ASN's Mission

ASN leads the fight to prevent, treat, and cure kidney diseases throughout the world by educating health professionals and scientists, advancing research and innovation, communicating new knowledge, and advocating for the highest quality care for patients.

learn more

Contact ASN

1401 H St, NW, Ste 900, Washington, DC 20005

email@asn-online.org

202-640-4660

The Latest on Twitter

Kidney Week

Abstract: SA-PO095

Continuous Renal Replacement Therapy Dosing in Critically Ill Patients

Session Information

Category: Acute Kidney Injury

  • 003 AKI: Clinical and Translational

Authors

  • Griffin, Benjamin, University of Colorado, Aurora, Colorado, United States
  • Thomson, Amanda, University of Colorado Hospital, Aurora, Colorado, United States
  • Yoder, Mark, UCHealth, Aurora, Colorado, United States
  • Bortolotto, Shannon Johnson, Univeristy of Colorado Hospital/UCHealth, Aurora, Colorado, United States
  • Bonnes, Deb G, UCHealth, Aurora, Colorado, United States
  • Dufficy, Lisa M, University of Colorado Hospital, Aurora, Colorado, United States
  • Bregman, Adam Philip, None, Denver, Colorado, United States
  • Faubel, Sarah, University of Colorado Denver, Denver, Colorado, United States
  • Jalal, Diana I., University of Colorado Denver Health Science Center, Aurora, Colorado, United States
Background

Continuous Renal Replacement Therapy (CRRT) is a commonly performed procedure in critically ill patients with acute kidney injury (AKI) in the intensive care unit (ICU). National guidelines from Kidney Disease Improving Global Outcomes (KDIGO) give a level 1A recommendation that CRRT should be prescribed to achieve a daily dose of 20-25 ml/kg/hr. Unfortunately, nationwide prescribing practices are quite variable, including among renal staff at the University of Colorado Hospital (UCH).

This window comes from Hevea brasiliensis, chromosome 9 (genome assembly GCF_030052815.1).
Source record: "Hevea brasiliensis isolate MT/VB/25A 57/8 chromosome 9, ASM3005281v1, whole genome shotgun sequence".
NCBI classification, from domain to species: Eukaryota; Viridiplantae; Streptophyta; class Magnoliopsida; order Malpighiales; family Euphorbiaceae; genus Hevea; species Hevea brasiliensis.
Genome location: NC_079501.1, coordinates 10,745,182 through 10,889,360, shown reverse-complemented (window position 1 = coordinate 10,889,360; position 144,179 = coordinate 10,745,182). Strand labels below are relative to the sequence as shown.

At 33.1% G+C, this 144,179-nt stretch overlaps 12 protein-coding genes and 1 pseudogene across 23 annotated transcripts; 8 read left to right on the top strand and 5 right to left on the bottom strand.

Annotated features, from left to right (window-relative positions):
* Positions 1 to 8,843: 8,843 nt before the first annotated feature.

Methods

Our aim was to deliver a 20-25 mL/kg/hr average daily dose of CRRT in >80% of daily sessions. All patients at UCH who received CRRT were included. Key interventions included modifications to the CRRT flowsheet in EPIC to display actual delivered dose in terms of mL/kg/hr, development of a “CRRT Provider Protocol” to standardize CRRT delivery across the division, implementation of a CRRT didactic session within the clinical fellows’ core curriculum, and an update of the standard CRRT procedure note to include the 24-hour average delivered dose. The outcome variable was % of patients with CRRT dosing in the range of 20-25 mL/kg/hr. Process variables included % of CRRT hours charted correctly by the nursing staff, and % of nephrology notes that record the dose. Balancing measures included nursing satisfaction and time spent charting.

Results

The above implementations were employed starting in February 2017. Prior to then only 32% of patients had an average daily delivered CRRT dose in the range of 20-25 mL/kg/hr. The median value since implementation in 62% (Figure 1). Nurses accurately charted the dosing variables 87% of the time when the new flowsheet was implemented, which has since risen to 96% charting accuracy. 100% of nurses surveyed feel their workload is the same or less with the new flowsheet.

Conclusion

Achieving the KDIGO recommended guidelines of delivering CRRT at 20-25 mL/kg/hr is achievable using EMR tools, and does not significantly increase the workload for nephrologists or nursing staff.